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ASK RV BILL - January/February 2018


Mail Forwarding

Q– Hello Bill, I know you are the expert in tech stuff but hoping you might be able to direct me to someone who has experience regarding the best mail services available to those of us who travel. We live in Oregon but are planning to travel to California and Arizona in September and come back in March. There appears to be many options–but of course they all ‘sound good’ on their websites. Are you familiar or can you direct us to someone who might suggest the service to use?
Thanks in advance for your attention to our question– enjoy the summer!

Just Livin’ the Dream,
Bill and Kathy

A– Hi Bill and Kathy,
If you haven’t already made a decision on your mail forwarding service, my recommendation is the Escapees organization. You will need to join the Escapees to utilize their mail forwarding service, which can be an advantage as they have a lot to offer ( We personally use their mail forwarding service and they are always prompt and willing to send it to any address. The Escapees even offer a digital service where you can view pictures of incoming mail. If you so choose, this mailbox can actually be used as a Texas domicile address.

Shower Crack Check

Q– Hi, Bill —
I enjoy your column and appreciated your response (“Shower Crack”) to Tom in this March issue of Trailblazer. You wrote, “Make sure that you drill a hole on either end of the crack to prevent it from creeping out from under the repair kit.” I might need to do this at some point, so can you explain that sentence a bit more? What is “it” and how does drilling holes at each end of the crack prevent the “it” from creeping?

Don – Claremont, CA

A– Don,
Any type of stress crack in plastic or fiberglass over a period of time will just simply continue on its path in either direction. The patch kit simply sits on the surface of the plastic, which could allow “it”, aka, the crack, to continue in either direction. By drilling a small hole at the end of the crack you will stop the crack from extending any further. Make sure that you drill a hole large enough to extend slightly beyond the end of the crack.

Trailer Weight

Q– Bill, We saw a question and answer in a Thousand Trails magazine about trailer weight and towing. We are not clear on the answer. We have a 2008 Tundra 5.7 liter with all the towing package bells and whistles. The book indicates we can tow 10,000 lbs. We weighed the truck and trailer and the total weight was 12,000 lbs. Are we in trouble?

The trailer GVWR is 6000 lbs.

Kevin and Laurine Buck

A– Kevin,
I do not think you are in trouble, the most important weight measurement that you need to know is GCWR. This would be the gross combined weight rating which includes the truck and the trailer fully loaded, as it would be on the highway. The GCWR rating will take into account the amount of weight in the truck and the trailer above and beyond the dry weights. In other words, total weight will be different for each and every owner as we all have different needs when packing our RVs for outings. I suggest that you weigh the truck and trailer while fully loaded, hooked together and individually to accurately determine where your weight ratings are currently before making adjustments.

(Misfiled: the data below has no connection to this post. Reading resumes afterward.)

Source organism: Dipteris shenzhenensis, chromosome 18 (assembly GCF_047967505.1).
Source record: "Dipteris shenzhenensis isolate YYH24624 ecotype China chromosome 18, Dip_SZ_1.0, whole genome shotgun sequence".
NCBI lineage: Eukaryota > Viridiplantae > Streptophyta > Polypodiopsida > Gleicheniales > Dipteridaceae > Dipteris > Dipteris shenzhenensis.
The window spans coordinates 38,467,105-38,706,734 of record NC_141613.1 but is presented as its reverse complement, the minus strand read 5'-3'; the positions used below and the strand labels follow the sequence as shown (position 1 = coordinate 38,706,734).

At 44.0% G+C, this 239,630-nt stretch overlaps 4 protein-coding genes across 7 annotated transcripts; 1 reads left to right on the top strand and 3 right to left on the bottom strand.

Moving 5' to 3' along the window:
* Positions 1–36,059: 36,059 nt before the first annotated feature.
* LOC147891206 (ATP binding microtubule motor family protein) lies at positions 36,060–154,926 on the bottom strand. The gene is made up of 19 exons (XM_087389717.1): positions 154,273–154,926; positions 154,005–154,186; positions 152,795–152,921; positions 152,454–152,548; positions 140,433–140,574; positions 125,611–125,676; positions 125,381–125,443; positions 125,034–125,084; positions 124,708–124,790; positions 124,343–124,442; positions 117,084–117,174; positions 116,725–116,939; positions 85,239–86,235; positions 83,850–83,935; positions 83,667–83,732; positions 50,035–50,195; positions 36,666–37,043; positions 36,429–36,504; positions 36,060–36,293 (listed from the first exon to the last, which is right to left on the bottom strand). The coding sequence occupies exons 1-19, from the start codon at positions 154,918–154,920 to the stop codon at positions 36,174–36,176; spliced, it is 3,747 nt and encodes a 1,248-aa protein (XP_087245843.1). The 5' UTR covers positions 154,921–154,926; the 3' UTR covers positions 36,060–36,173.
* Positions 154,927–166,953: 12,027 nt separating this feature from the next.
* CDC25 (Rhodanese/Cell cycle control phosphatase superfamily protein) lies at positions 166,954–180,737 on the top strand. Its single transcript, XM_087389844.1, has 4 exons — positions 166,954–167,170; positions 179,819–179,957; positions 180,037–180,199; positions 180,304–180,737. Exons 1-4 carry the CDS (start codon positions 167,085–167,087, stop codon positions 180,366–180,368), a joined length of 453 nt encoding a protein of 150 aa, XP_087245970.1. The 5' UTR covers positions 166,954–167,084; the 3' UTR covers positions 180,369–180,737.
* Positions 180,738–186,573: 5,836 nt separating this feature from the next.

Q– Bill: We finally made the decision to park our trailer on a seasonal site. My husband and I are at odds regarding the slide-outs. I think they should retract when we leave, and he would rather just leave them out. What is your opinion on this? A steak dinner is on the line.

Thanks, Sue

A– Sue,
The answer to this question could go either way so that steak dinner might need to resolve at a truce. Yes, slide-out rooms can be left out for long periods of time. You did not mention which RV you have so I’ll give you a few options. Pulling the slide-outs in can reduce fatigue on the mechanism and protect the rubber roof from the elements. The drawback would be repeated in an out will wear the slide-out mechanism parts faster because of the repeated stress. If you do decide to leave the rooms in an out position, support them with slide out supports, Stromberg Carlson model JB-20 or Ultra Fab models 19–96001 to 96003.

Greased Hubs

Q– Bill, I have a 1991 Komfort Sunchaser. I use my trailer a lot. Sometimes taking 3000 -4000-mile trips. How often should I have the wheel hubs greased? Can I put Grease Buddies on the hubs?

Thanks, Mary

A– Hi Mary,
I am assuming that your question is whether or not to grease the wheel bearings and not the hubs? Wheel bearings can deteriorate over periods of time and will need to be serviced within a maximum of every two years or 12,000 miles. The advantage of servicing the wheel bearings includes checking brakes, magnets, and springs that could come loose or break and cause catastrophic failure.
Do not use Bearing Buddies, as they are designed for boat trailers that are constantly submerged in water. The problem with using Bearing Buddies is that when the hubs are full of grease when you add more the excess will leak out through the grease seals and contaminate the brake shoes and drum surface. Please let me know if you have any further questions.

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